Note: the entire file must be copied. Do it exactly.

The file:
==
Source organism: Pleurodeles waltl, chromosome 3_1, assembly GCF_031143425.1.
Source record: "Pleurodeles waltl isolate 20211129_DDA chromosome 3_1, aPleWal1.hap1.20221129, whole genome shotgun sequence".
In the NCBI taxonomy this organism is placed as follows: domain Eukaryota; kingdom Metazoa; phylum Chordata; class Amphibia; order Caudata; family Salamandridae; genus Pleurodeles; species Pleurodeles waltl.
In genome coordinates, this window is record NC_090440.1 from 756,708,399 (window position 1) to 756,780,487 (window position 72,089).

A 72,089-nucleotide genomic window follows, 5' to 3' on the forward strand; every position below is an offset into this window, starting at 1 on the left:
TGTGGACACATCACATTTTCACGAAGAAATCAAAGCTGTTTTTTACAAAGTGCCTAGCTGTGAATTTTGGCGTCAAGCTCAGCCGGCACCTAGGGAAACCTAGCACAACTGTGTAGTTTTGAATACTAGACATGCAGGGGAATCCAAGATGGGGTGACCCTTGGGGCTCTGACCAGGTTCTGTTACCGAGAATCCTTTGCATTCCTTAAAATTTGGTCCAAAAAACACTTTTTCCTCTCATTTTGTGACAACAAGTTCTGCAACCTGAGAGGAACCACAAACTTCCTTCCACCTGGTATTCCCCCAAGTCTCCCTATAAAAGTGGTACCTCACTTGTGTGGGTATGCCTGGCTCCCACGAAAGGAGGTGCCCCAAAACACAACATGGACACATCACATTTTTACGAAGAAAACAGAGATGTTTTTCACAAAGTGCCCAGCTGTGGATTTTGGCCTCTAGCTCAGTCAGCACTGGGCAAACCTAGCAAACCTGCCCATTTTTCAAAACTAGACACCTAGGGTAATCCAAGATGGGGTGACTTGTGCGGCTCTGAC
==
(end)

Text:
Source organism: Pleurodeles waltl, chromosome 3_1, assembly GCF_031143425.1.
Source record: "Pleurodeles waltl isolate 20211129_DDA chromosome 3_1, aPleWal1.hap1.20221129, whole genome shotgun sequence".
In the NCBI taxonomy this organism is placed as follows: domain Eukaryota; kingdom Metazoa; phylum Chordata; class Amphibia; order Caudata; family Salamandridae; genus Pleurodeles; species Pleurodeles waltl.
In genome coordinates, this window is record NC_090440.1 from 756,708,399 (window position 1) to 756,780,487 (window position 72,089).

A 72,089-nucleotide genomic window follows, 5' to 3' on the forward strand; every position below is an offset into this window, starting at 1 on the left:
TGTGGACACATCACATTTTCACGAAGAAATCAAAGCTGTTTTTTACAAAGTGCCTAGCTGTGAATTTTGGCGTCAAGCTCAGCCGGCACCTAGGGAAACCTAGCACAACTGTGTAGTTTTGAATACTAGACATGCAGGGGAATCCAAGATGGGGTGACCCTTGGGGCTCTGACCAGGTTCTGTTACCGAGAATCCTTTGCATTCCTTAAAATTTGGTCCAAAAAACACTTTTTCCTCTCATTTTGTGACAACAAGTTCTGCAACCTGAGAGGAACCACAAACTTCCTTCCACCTGGTATTCCCCCAAGTCTCCCTATAAAAGTGGTACCTCACTTGTGTGGGTATGCCTGGCTCCCACGAAAGGAGGTGCCCCAAAACACAACATGGACACATCACATTTTTACGAAGAAAACAGAGATGTTTTTCACAAAGTGCCCAGCTGTGGATTTTGGCCTCTAGCTCAGTCAGCACTGGGCAAACCTAGCAAACCTGCCCATTTTTCAAAACTAGACACCTAGGGTAATCCAAGATGGGGTGACTTGTGCGGCTCTGAC